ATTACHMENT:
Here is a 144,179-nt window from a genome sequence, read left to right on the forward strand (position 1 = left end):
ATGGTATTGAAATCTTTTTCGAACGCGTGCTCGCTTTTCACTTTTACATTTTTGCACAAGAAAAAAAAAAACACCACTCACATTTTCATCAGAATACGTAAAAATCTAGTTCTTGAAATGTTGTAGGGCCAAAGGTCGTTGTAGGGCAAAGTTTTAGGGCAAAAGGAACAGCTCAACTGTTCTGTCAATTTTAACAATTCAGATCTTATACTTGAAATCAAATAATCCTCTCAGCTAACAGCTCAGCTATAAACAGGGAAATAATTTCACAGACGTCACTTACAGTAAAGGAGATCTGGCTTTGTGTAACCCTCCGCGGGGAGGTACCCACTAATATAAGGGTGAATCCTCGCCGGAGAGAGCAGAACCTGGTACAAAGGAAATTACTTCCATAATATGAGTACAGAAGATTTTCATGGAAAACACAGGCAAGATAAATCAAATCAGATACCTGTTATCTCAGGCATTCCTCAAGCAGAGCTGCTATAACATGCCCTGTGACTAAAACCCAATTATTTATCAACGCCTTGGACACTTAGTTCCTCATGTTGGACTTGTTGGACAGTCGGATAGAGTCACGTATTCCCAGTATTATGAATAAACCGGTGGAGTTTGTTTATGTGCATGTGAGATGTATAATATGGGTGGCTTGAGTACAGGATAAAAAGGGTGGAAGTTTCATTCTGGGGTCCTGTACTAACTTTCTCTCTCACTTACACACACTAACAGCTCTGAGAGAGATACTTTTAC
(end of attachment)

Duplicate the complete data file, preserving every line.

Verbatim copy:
Here is a 144,179-nt window from a genome sequence, read left to right on the forward strand (position 1 = left end):
ATGGTATTGAAATCTTTTTCGAACGCGTGCTCGCTTTTCACTTTTACATTTTTGCACAAGAAAAAAAAAAACACCACTCACATTTTCATCAGAATACGTAAAAATCTAGTTCTTGAAATGTTGTAGGGCCAAAGGTCGTTGTAGGGCAAAGTTTTAGGGCAAAAGGAACAGCTCAACTGTTCTGTCAATTTTAACAATTCAGATCTTATACTTGAAATCAAATAATCCTCTCAGCTAACAGCTCAGCTATAAACAGGGAAATAATTTCACAGACGTCACTTACAGTAAAGGAGATCTGGCTTTGTGTAACCCTCCGCGGGGAGGTACCCACTAATATAAGGGTGAATCCTCGCCGGAGAGAGCAGAACCTGGTACAAAGGAAATTACTTCCATAATATGAGTACAGAAGATTTTCATGGAAAACACAGGCAAGATAAATCAAATCAGATACCTGTTATCTCAGGCATTCCTCAAGCAGAGCTGCTATAACATGCCCTGTGACTAAAACCCAATTATTTATCAACGCCTTGGACACTTAGTTCCTCATGTTGGACTTGTTGGACAGTCGGATAGAGTCACGTATTCCCAGTATTATGAATAAACCGGTGGAGTTTGTTTATGTGCATGTGAGATGTATAATATGGGTGGCTTGAGTACAGGATAAAAAGGGTGGAAGTTTCATTCTGGGGTCCTGTACTAACTTTCTCTCTCACTTACACACACTAACAGCTCTGAGAGAGATACTTTTAC